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Kaddy Benyon
 Vulnerable Side Up I’m trying to fry two eggs on the gunwale of a glinting boat rowed widdershins by Maggie. She’s grilling me about what I could bring to the island – me, whose only bigness is physical; me who slowly knows as we come full circle that I have nothing to offer this place but my soft eggs, vulnerable side up and flimsy. I slip them onto a slice of sourdough pulled already toasted from my breast pocket and she looks at me sagely, then nods, takes them in one hand, tucking the oars behind her with the other. She tips them to her lips like shucked oysters, eyes me unbrokenly, swallows.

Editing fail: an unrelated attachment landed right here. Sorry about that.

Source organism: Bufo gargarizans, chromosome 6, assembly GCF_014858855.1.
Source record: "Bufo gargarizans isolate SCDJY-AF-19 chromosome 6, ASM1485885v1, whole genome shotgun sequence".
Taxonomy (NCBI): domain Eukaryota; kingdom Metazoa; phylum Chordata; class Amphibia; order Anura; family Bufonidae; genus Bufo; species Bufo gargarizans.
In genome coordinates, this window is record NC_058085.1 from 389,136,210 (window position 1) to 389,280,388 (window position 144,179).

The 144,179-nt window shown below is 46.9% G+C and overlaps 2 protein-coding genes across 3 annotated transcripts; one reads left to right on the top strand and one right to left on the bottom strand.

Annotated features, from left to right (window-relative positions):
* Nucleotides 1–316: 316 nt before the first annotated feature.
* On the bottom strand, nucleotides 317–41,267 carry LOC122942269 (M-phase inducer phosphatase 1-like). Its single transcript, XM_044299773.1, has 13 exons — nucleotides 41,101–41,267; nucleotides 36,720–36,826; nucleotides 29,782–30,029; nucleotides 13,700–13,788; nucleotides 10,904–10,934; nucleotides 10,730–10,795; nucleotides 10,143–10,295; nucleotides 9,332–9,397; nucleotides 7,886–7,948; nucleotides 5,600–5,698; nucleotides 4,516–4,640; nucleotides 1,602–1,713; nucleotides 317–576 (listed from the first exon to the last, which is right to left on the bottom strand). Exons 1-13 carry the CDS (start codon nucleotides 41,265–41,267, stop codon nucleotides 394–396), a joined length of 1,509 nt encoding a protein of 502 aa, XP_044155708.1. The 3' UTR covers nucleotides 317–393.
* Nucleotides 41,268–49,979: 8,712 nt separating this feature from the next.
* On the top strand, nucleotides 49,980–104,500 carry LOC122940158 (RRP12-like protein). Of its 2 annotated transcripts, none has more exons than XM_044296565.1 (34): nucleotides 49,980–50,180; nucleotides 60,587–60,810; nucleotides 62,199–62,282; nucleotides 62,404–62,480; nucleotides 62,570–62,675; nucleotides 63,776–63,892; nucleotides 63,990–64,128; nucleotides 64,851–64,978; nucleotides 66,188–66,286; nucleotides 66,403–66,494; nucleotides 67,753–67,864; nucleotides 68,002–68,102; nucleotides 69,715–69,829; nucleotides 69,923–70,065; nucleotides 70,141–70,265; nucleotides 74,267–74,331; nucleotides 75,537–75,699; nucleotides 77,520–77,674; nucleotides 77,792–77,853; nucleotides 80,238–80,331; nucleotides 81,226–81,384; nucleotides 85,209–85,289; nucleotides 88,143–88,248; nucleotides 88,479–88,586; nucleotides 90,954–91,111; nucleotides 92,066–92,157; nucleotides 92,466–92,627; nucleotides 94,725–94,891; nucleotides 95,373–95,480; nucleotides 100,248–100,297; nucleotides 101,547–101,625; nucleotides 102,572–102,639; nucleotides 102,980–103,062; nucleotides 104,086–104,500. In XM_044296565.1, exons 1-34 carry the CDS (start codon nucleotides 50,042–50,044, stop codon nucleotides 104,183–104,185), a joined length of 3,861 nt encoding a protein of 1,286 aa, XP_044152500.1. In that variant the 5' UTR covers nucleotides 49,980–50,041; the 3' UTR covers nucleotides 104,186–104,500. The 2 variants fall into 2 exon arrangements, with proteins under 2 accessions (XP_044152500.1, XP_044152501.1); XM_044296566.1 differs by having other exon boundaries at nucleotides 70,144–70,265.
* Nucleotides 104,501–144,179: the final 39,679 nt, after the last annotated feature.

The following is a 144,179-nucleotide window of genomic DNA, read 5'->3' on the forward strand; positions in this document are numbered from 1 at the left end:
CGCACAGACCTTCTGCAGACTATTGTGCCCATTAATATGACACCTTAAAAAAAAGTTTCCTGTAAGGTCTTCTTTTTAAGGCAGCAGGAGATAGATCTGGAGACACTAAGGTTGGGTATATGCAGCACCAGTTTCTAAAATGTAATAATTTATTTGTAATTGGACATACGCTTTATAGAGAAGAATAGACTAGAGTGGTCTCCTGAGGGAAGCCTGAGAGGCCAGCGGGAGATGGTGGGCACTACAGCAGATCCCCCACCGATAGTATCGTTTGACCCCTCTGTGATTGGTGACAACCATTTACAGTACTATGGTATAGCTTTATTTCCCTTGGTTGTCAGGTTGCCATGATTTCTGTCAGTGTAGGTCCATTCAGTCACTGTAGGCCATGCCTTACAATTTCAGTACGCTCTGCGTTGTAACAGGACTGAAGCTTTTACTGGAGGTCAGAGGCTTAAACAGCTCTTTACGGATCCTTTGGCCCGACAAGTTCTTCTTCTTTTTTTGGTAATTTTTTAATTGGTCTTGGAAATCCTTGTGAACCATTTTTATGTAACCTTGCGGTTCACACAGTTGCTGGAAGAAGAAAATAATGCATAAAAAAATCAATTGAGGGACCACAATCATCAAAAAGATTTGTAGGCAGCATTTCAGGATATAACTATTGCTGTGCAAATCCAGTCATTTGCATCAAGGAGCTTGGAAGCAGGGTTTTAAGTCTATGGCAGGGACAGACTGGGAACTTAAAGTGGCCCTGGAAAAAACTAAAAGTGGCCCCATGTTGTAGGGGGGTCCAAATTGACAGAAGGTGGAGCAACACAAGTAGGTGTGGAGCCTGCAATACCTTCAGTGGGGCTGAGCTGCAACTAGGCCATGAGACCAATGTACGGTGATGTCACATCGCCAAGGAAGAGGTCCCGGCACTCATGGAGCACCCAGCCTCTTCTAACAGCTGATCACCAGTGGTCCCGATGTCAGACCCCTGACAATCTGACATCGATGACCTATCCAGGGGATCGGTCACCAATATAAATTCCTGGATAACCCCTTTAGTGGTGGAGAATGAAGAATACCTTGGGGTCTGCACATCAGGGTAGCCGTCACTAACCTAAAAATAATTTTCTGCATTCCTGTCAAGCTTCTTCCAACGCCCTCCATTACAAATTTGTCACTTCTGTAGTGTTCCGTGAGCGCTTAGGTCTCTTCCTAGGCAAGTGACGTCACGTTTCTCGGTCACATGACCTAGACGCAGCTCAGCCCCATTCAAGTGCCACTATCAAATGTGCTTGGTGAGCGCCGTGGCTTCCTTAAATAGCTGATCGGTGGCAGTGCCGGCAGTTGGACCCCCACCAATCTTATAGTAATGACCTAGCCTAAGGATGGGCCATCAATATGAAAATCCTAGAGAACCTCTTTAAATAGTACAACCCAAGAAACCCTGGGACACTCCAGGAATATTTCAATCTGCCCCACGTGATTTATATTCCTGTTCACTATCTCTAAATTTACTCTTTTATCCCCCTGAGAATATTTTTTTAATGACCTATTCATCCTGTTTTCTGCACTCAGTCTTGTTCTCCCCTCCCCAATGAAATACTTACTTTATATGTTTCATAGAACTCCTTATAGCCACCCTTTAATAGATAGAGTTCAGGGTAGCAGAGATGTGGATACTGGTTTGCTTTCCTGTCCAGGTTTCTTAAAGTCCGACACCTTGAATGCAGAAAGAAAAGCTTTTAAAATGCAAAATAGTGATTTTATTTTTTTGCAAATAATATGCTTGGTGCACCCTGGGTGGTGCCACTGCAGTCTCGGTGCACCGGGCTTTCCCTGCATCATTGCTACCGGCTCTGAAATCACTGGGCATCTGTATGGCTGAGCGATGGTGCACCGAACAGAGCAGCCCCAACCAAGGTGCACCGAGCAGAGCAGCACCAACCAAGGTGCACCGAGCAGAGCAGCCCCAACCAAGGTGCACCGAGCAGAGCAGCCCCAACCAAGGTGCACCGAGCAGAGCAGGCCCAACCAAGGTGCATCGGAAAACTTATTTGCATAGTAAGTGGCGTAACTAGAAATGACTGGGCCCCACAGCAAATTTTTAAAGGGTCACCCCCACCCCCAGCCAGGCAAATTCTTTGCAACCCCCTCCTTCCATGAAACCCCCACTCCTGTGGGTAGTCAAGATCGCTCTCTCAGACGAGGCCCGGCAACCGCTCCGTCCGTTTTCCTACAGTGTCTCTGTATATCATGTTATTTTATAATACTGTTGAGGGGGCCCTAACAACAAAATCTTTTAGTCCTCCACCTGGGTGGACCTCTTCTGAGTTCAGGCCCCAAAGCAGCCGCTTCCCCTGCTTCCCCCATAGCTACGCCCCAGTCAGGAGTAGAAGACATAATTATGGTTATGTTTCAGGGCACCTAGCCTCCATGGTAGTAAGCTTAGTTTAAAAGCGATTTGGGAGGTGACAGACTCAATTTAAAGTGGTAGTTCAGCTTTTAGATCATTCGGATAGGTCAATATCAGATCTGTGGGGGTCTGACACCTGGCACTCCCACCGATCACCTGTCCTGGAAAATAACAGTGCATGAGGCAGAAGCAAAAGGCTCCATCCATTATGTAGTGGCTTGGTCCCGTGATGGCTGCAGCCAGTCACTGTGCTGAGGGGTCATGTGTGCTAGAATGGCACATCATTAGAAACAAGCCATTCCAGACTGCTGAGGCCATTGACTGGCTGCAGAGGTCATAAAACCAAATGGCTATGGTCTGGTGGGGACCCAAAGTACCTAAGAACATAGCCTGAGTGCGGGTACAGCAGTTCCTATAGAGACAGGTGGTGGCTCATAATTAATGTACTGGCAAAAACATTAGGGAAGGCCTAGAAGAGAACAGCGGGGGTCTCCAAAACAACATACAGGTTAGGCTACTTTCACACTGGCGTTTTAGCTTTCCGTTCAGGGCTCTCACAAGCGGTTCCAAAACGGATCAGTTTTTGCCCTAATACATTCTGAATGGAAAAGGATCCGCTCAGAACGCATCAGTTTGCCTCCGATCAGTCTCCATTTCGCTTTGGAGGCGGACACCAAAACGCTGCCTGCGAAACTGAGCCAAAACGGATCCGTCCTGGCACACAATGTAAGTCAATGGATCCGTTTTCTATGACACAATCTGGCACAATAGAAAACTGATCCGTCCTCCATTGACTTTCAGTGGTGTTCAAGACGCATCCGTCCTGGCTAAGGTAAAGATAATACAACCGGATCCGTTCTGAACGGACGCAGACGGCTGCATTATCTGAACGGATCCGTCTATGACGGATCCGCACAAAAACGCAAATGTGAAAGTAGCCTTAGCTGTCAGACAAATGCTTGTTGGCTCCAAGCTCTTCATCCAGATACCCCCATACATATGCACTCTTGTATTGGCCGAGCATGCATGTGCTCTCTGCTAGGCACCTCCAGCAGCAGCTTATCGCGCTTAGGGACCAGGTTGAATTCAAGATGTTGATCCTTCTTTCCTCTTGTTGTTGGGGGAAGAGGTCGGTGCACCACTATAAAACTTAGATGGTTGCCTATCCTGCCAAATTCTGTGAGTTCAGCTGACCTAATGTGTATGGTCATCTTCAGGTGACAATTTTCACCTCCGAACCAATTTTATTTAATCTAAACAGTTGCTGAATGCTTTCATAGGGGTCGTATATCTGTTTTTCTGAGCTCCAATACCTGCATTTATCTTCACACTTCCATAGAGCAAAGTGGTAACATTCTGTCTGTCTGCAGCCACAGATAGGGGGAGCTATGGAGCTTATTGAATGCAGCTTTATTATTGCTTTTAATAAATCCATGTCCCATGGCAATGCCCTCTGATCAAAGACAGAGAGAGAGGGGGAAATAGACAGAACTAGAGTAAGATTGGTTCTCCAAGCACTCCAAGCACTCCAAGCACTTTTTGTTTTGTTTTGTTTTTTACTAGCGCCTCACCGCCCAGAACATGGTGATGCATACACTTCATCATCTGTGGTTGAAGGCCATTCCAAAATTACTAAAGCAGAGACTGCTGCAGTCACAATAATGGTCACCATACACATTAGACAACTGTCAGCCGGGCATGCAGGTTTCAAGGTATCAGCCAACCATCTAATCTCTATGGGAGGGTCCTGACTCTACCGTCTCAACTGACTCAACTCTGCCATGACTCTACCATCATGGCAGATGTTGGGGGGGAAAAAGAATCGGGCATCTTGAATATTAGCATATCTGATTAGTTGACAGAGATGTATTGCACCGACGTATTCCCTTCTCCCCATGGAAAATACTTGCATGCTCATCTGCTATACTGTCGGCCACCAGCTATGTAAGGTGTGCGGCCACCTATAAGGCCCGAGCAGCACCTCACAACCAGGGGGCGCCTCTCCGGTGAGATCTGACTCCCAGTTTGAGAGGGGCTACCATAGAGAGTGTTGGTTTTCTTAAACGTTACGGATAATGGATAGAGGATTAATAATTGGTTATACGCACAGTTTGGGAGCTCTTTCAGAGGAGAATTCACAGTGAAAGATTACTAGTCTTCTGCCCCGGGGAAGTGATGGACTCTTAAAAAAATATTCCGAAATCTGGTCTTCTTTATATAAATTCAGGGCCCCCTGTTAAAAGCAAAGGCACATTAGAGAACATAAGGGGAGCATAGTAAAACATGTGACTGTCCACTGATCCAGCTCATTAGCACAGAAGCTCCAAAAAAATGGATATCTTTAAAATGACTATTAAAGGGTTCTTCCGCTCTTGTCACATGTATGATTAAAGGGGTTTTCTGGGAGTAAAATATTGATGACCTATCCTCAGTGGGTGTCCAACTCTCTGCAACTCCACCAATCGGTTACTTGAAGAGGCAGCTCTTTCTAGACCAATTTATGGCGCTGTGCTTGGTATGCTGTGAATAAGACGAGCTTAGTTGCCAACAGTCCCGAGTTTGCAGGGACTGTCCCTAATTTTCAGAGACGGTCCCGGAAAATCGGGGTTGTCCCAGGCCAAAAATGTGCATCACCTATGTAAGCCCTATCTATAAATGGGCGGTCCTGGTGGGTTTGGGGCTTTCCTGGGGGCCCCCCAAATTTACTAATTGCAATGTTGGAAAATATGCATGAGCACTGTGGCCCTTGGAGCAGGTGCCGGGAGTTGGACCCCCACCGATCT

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Allis Hamilton
 Egg An egg is talkative and never alone, babbling away to a near dozen neighbours – for they’ve a secret language of egg-talk that is silent to the outsider. Putting a special egg-o-scope up to a shell, I hear one mutter: a platypus recalls being a duck, and the walls creep closer with each day.
 
 
 
 
 
 
 
 
 
 
 
 
 
 
 
 
 
 
 
 
 
 
 
 
 
 
 
 
 
 
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Contributors